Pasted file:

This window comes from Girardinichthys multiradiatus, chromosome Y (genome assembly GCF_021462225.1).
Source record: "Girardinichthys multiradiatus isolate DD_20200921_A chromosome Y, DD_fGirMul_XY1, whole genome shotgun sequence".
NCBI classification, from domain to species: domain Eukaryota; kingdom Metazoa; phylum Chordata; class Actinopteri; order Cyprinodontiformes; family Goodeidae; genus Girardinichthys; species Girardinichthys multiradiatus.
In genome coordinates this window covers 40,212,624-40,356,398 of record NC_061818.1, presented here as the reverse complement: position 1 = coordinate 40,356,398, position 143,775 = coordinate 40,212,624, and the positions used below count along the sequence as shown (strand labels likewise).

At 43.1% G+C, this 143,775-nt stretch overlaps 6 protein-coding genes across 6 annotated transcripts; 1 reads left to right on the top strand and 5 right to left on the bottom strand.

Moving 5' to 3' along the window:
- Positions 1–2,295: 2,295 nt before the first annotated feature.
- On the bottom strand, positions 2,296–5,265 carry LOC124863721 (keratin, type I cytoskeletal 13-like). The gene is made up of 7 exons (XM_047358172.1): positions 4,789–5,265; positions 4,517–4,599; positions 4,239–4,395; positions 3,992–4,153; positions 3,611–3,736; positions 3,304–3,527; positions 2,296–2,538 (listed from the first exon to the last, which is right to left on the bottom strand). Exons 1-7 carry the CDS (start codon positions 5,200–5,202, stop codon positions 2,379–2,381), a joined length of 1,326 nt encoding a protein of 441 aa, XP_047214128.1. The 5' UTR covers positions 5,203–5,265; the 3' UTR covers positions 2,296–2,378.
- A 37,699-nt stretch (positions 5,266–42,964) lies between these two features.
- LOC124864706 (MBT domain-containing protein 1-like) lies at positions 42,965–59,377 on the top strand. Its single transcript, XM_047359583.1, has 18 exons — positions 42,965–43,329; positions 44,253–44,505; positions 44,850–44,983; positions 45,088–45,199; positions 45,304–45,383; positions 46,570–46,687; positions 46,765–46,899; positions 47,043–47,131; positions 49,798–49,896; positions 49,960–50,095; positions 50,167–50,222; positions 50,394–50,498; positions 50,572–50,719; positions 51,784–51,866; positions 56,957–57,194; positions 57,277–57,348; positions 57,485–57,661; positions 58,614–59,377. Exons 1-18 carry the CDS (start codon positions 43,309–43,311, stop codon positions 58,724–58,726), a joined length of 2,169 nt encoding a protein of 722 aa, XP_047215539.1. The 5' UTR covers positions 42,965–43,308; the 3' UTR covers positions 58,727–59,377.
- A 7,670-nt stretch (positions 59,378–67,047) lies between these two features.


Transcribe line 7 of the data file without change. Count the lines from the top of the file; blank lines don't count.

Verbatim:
- Positions 1–2,295: 2,295 nt before the first annotated feature.